Introduction to Radio Transmission

Wire, cable, and fiber are well-behaved transmission media, and they display little variability in performance. The radio medium, on the other hand, displays notable variability in performance. The radio-frequency spectrum is shared with others and requires licensing. Metallic and fiber media need not be shared and do not require licensing (but often require right-of-way).

A major factor in the selection process is information bandwidth. Fiber optics seems to have nearly an infinite bandwidth. Radio systems have very limited information band-widths. It is for this reason that radio-frequency bands 2 GHz and above are used for PSTN and private network applications. In fact, the U.S. Federal Communications Commission (FCC) requires that users in the 2-GHz band must have systems supporting 96 digital voice channels where bandwidths are still modest. In the 4- and 6-GHz bands, available bandwidths are 500 MHz, allocated in 20- and 30-MHz segments for each radio-frequency carrier.

One might ask, Why use radio in the first place if it has so many drawbacks? Often, it turns out to be less expensive compared with fiber-optic cable. But there are other factors such as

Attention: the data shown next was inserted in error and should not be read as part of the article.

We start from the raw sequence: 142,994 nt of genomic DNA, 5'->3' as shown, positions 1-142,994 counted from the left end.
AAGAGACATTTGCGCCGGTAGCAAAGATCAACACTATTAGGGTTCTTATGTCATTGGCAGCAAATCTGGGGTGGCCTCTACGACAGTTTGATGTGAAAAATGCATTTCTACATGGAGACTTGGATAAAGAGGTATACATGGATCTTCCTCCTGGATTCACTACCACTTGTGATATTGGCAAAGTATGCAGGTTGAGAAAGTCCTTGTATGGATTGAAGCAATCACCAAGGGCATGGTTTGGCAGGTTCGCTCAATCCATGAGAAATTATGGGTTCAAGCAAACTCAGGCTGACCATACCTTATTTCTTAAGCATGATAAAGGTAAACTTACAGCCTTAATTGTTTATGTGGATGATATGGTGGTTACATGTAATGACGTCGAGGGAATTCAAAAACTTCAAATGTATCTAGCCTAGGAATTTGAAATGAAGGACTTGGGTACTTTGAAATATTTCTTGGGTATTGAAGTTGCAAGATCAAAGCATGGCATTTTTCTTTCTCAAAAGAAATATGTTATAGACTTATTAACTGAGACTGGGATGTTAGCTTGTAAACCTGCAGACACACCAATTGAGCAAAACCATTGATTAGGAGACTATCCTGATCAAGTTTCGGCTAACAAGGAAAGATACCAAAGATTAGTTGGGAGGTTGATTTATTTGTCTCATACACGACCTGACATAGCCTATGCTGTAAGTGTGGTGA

• No requirement for right-of-way

• Less vulnerable to vandalism

• Not susceptible to "accidental" cutting of the link

• Often more suited to crossing rough terrain

• Often more practical in heavily urbanized areas

• As a backup to fiber-optic cable links

Fiber-optic cable systems provide strong competition with LOS microwave, but LOS microwave does have a place and a good market.

Satellite communications is an extension of LOS microwave. It is also feeling the "pinch" of competition from fiber-optic systems. It has two drawbacks. First, of course, is limited information bandwidth. The second is excessive delay when the popular geostationary satellite systems are utilized. It also shares frequency bands with LOS microwave.

One application showing explosive growth is very small aperture terminal (VSAT) systems. It is very specialized and has great promise for certain enterprise networks, and there are literally thousands of these networks now in operation.

Another application that has promise of wide deployment is large families of low earth orbit (LEO) satellites. Motorola developed and fielded Iridium that could provide worldwide cellular/PCS coverage. Because of LEO's low-altitude orbit (about 785 km above the earth's surface), the notorious delay problem typical of GEO (geostationary satellite) is nearly eliminated. Iridium worked perfectly. It was the marketing effort that failed. The system was sold at a fire sale at pennies on the dollar. Our opinion is that Iridium was too early for its time.

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